SND34 World’s Best: Die Zeit


Die Zeit, Hamburg, Germany

The judges wrote:

Die Zeit is a weekly newspaper that makes you feel smarter just by looking at it.

It’s deep, calm and elegant — but not cold and distant. Die Zeit has gravitas and authority, but it can be playful and full of personality.

An intellectual paper that is also popular with students, Die Zeit sets up in-depth discussions on current topics. It seems to tell readers, “You’ve seen this blur of news on TV, the Internet and even other newspapers, now let’s sit down and talk about what it means.” It engages you to reconsider new ideas and explore context.

Die Zeit doesn’t hide the kind of publication it is, with lengthy articles on covers that don’t try be everything to everyone.

The publication has mastered the use of white space like no other. It organizes content, frames important elements, and brings visuals forward with sophisticated simplicity.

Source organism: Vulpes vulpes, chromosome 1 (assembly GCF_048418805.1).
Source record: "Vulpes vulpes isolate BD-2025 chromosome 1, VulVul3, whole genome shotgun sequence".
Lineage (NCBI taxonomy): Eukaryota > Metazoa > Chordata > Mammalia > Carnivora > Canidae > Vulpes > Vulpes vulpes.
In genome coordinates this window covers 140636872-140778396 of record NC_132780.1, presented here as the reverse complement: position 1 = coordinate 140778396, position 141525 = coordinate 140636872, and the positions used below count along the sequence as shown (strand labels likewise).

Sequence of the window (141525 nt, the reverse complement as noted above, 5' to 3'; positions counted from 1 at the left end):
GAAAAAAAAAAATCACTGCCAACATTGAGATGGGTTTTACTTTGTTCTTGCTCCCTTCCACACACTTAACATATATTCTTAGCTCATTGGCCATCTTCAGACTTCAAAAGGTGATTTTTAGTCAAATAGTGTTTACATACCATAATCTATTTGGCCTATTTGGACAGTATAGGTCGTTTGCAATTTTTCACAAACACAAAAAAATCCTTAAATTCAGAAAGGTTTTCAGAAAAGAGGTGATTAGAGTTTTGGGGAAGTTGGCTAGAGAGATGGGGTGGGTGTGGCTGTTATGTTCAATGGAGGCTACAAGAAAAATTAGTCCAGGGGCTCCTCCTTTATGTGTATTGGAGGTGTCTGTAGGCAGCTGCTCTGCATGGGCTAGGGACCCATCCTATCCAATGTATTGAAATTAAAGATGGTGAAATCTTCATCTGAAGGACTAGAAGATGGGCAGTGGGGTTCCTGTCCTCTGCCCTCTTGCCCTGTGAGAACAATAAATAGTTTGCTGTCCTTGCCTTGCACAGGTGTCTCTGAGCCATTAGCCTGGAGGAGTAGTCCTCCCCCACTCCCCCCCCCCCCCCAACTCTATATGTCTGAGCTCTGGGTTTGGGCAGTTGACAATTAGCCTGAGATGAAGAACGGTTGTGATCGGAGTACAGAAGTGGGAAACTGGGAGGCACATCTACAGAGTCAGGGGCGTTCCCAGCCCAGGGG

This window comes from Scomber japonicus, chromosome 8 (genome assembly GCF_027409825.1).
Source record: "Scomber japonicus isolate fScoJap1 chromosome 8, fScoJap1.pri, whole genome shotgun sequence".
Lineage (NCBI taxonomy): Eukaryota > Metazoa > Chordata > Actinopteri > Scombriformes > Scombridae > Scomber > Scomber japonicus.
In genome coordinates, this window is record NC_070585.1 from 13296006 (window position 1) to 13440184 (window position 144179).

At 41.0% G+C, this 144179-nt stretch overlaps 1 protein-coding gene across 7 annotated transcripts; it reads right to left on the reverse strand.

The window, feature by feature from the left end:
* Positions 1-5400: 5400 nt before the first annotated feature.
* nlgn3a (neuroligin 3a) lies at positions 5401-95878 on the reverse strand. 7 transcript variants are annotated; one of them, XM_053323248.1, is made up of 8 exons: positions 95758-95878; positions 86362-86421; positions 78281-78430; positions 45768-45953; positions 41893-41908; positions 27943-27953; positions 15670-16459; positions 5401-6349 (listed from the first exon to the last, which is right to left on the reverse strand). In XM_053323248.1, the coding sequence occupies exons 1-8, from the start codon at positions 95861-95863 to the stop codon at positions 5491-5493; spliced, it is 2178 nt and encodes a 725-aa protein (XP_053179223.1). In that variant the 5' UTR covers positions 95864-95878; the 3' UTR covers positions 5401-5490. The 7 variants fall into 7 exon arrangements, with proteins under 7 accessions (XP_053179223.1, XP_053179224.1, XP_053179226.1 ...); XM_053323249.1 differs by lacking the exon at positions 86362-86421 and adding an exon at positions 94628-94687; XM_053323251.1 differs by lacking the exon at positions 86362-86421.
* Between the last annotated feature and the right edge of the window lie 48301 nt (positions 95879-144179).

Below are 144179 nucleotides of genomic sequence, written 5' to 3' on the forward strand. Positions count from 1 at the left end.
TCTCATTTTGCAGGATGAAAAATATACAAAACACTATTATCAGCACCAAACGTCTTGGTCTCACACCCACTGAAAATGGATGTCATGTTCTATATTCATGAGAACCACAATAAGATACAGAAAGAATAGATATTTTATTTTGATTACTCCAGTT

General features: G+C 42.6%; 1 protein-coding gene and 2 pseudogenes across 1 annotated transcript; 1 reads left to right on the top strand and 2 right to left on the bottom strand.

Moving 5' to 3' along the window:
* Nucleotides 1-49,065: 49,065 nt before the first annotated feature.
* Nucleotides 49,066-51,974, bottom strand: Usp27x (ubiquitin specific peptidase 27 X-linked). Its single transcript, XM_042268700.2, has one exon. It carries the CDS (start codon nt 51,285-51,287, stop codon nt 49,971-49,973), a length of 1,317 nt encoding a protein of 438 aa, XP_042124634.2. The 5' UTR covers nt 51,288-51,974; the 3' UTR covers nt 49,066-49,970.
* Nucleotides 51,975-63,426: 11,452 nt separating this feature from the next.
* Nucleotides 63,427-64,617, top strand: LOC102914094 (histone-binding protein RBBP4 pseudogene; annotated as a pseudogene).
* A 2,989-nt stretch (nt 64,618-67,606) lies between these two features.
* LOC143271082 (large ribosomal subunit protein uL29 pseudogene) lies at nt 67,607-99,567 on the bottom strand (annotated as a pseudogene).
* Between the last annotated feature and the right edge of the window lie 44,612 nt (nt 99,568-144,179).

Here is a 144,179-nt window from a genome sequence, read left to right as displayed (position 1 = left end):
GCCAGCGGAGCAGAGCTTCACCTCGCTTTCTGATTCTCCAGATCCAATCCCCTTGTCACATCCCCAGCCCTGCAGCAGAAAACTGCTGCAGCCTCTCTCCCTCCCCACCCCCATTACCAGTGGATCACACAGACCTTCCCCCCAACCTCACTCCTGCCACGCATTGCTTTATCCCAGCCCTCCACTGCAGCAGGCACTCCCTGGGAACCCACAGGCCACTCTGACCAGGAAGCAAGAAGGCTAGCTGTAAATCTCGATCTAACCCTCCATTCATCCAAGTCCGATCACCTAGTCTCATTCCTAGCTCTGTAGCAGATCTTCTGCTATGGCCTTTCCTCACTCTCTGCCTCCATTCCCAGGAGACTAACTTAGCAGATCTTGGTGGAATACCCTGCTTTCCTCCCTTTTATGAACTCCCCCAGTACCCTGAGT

Unnecessary entry points and tidbits are absent. The staff doesn’t waste energy on gimmicks; instead, they use that energy to engage readers with spare, naked content that stands by itself and always surprises with creative solutions. It takes courage and deep editing skills to deliver this successfully – and Die Zeit does it page after page.

Superbly edited, high-quality photos work together, adding up to a sum greater than the pieces. The pages contain gentle visual connections between elements, creating relationships and telling stories.

Brilliant conceptual illustrations are part of the newspaper’s DNA. Small graphics and pictograms ­­are used judiciously and always add value.

Die Zeit takes the ads into account and works with them to create well-designed pages.

There is no average page in this newspaper; every one looks like it was thought out, hand-sketched and carefully custom-crafted. Each page is beautiful as an object in itself, and on top of that you get a sense of the depth of the content.

Despite winning numerous World’s Best-Designed ™ Newspaper awards (1998, 1999, 2001, 2002, 2004), Die Zeit does not rest on its laurels. The staff attacks each issue and each topic with fresh ideas.

See pages from the winning entry in this slideshow

About Lee Steele

is design editor of the Hearst Connecticut Newspapers and 2015 president of the Society for News Design.

Leave a Reply